Get help for cocaine addiction

When it comes to illegal, recreational substances, cocaine is one of the most popular in the United States. As a result of that, it is one of the more commonly abused substances as well. Due to the potency of cocaine, it is highly addictive making it one of the more dangerous drugs on the market today as well.

Due to its popularity, many people have wondered over the years, “how long does cocaine stay in your system?” This might be because they need to pass a drug test or even so they know how long the effects will last. While there is no sure-fire way to determine the exact amount of time cocaine stays in a person’s system, some factors can help give a better idea as far as a timeframe goes. Here are some factors that can help determine how long cocaine can stay in a person’s system.

How Long Does it Take for Cocaine to Kick In?

Before being able to determine how long cocaine stays in the system, it’s important to know how long it takes to feel the desired effects after taking the substance. Depending on how cocaine is ingested plays a major factor in how quickly it takes effect. 

Cocaine by design is a fast-acting stimulant that attaches to the central nervous system to produce an intense, but short-lived high. Depending on a variety of factors, the “high” can last anywhere from a few minutes to a few hours. It can be ingested in a variety of different ways, each resulting in a different effect. The most common ways of ingestion include:

  • Snorting – you will typically start to feel the effects of snorting cocaine within 5 minutes. The “high” will typically last for around 20 minutes. 
  • Oral ingestion – If you ingest cocaine orally, it will usually take anywhere from 10-30 minutes to feel its effects with the high lasting up to 90 minutes. While it takes the longest for it to kick in this way, it also lasts longer than any other method.
  • Smoking – When smoking cocaine, you will feel the effects almost instantly, typically within 5-10 seconds. Like snorting, the high doesn’t last very long, typically only 20 minutes.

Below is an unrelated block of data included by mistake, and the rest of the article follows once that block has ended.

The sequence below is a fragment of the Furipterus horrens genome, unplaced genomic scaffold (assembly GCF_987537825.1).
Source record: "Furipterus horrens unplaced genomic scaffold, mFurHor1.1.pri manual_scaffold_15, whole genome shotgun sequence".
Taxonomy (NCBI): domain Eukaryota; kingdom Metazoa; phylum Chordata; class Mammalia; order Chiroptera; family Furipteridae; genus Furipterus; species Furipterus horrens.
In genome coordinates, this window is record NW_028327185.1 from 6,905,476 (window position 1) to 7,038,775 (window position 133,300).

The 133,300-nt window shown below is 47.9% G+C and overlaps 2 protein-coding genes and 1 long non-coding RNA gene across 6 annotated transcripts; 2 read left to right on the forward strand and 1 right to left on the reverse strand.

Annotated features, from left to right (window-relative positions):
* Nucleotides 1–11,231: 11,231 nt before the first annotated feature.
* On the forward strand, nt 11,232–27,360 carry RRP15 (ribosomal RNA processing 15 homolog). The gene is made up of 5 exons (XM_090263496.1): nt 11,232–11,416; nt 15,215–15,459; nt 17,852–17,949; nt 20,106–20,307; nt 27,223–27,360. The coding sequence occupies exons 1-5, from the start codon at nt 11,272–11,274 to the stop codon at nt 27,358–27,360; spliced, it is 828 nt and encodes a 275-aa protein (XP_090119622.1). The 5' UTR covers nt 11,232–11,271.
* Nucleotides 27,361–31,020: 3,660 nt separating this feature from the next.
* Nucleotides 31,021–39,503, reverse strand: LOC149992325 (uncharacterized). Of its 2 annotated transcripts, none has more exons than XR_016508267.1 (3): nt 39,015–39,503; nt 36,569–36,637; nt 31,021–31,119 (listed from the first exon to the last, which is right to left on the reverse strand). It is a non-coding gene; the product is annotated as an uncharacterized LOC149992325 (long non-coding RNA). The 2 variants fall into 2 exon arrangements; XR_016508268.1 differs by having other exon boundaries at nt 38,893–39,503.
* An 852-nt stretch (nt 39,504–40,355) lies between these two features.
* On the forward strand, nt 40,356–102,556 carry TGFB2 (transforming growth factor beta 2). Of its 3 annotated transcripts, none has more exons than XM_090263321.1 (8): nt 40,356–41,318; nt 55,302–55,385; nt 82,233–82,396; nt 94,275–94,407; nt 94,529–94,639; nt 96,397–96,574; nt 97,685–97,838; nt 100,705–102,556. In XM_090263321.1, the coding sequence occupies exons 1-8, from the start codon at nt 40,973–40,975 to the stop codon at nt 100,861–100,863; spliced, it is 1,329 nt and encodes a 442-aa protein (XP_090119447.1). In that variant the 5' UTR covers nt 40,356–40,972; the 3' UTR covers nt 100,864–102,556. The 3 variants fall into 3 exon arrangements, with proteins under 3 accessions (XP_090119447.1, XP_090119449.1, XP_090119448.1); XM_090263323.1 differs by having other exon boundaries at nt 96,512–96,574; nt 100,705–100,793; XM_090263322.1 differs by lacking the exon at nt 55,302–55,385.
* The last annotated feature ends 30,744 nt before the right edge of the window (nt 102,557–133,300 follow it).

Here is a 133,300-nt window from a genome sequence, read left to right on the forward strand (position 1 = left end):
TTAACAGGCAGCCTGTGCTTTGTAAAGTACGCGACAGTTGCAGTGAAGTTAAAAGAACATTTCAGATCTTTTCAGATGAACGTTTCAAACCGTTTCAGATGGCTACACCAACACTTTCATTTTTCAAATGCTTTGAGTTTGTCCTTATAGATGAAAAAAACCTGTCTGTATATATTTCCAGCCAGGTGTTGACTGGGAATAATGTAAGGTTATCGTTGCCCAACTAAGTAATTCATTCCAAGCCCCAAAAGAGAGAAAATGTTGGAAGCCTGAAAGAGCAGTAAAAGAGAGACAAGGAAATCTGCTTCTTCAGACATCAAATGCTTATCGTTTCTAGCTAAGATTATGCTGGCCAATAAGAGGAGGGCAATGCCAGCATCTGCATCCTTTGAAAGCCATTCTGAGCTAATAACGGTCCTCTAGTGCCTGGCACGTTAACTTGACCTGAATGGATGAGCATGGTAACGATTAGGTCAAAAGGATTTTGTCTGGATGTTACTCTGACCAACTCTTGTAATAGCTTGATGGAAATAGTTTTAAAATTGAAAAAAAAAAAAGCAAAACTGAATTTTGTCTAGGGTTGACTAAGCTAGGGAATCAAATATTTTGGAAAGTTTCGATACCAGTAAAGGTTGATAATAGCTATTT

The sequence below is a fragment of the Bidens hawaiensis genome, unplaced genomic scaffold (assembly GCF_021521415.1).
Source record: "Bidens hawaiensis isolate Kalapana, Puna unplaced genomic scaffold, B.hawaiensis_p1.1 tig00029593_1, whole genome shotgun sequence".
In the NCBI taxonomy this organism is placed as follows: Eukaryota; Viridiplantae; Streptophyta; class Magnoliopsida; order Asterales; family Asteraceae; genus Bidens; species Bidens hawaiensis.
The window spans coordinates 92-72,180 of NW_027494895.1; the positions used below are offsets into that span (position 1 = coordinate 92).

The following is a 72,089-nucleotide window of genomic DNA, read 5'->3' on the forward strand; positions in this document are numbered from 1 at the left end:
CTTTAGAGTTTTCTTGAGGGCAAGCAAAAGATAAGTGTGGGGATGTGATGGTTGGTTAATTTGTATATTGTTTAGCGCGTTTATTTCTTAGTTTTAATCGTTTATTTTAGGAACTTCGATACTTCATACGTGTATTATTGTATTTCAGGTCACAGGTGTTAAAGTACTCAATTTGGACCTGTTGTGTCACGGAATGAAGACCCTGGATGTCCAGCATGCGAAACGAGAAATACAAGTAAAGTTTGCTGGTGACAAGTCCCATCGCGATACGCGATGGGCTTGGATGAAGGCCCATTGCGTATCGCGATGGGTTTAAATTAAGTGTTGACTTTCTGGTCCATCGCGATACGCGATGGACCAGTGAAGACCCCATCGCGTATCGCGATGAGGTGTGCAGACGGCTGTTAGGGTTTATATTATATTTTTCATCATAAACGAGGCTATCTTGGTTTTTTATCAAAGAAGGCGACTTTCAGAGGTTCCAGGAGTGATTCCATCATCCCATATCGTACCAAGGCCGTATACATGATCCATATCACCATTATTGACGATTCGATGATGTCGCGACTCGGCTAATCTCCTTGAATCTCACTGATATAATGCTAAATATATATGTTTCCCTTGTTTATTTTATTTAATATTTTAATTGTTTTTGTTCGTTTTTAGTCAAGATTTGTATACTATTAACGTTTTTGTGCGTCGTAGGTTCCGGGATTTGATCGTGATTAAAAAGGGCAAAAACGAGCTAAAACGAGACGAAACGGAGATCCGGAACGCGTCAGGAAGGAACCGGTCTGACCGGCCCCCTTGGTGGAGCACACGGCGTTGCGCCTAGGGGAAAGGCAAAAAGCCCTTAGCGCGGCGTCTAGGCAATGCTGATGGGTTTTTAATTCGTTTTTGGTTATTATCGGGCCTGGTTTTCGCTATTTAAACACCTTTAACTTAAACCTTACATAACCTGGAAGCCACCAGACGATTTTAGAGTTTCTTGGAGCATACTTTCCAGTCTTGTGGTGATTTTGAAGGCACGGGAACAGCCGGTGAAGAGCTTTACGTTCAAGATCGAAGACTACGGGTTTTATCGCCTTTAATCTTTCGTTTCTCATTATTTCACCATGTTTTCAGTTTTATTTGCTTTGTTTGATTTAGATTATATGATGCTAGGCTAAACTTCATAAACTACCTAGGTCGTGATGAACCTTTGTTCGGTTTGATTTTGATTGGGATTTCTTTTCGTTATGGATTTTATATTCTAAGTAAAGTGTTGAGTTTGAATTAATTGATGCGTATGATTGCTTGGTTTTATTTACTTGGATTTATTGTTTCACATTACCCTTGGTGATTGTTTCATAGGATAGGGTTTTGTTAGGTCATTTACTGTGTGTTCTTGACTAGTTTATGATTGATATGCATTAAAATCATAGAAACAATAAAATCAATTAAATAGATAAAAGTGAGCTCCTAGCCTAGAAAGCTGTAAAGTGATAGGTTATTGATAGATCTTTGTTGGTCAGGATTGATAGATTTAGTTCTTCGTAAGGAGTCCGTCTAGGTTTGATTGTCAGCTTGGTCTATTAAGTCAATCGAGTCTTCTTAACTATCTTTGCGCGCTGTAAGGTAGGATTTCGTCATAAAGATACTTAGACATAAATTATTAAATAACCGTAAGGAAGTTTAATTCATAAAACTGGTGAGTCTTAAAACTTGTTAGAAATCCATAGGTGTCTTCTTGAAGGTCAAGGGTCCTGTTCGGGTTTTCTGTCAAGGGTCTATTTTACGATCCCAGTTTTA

• Intravenous – Just like smoking it, taking cocaine intravenously comes with almost instant effects with a high lasting around 20 minutes.

How Long Does Cocaine Stay In Your System?

Cocaine AddictionWhen it comes to detecting cocaine in a person’s system the timeline can vary from a few hours to a few days or even a few weeks depending on a variety of factors. A big reason why cocaine is so popular recreationally is that it is believed that it does not stay in a person’s system for very long, unlike other drugs that produce similar results. That’s not always the case, though.

Depending on how a person ingests it and how it is tested for, cocaine can remain in the system for weeks or even months. Let’s take a look at the most common ways cocaine is screened and how long it will continue to be detected for each.

How Long Does Cocaine Stay in Your Urine?

On average, cocaine can be detected in urine for up to 3 days after it was last used. However, for someone that uses cocaine regularly, it can continue to be detected in their urine for as long as 2 weeks after it was last used. Urine is by far the most popular method of drug screening. When it comes to screening for cocaine, it is also by far the most accurate.

How Long Does Cocaine Stay in Your Hair?

Depending on how it was ingested, cocaine metabolites can be found in a person’s hair follicles for as long as 3 months in some cases. When it comes to drug detection, most people think of urine, blood, or even saliva. The one that gets forgotten about the most is hair.

How Long Does Cocaine Stay in Your Saliva?

When it comes to saliva, cocaine can be detected for up to 2 days after it has been used last. Testing for cocaine through the use of saliva involves a special device that is used to extract saliva from the mouth and put it into a tube for testing.

How Long Does Cocaine Stay in Your Blood?

Cocaine tends to be detectable for up to 12 hours after last use. Blood tests are typically only done in a hospital-type setting. Factors That Can Determine How Long Cocaine Stays in the System

Here are some of the most common factors that can help in determining how long cocaine can stay in the system for as well a how long it is detectable.

Body Fat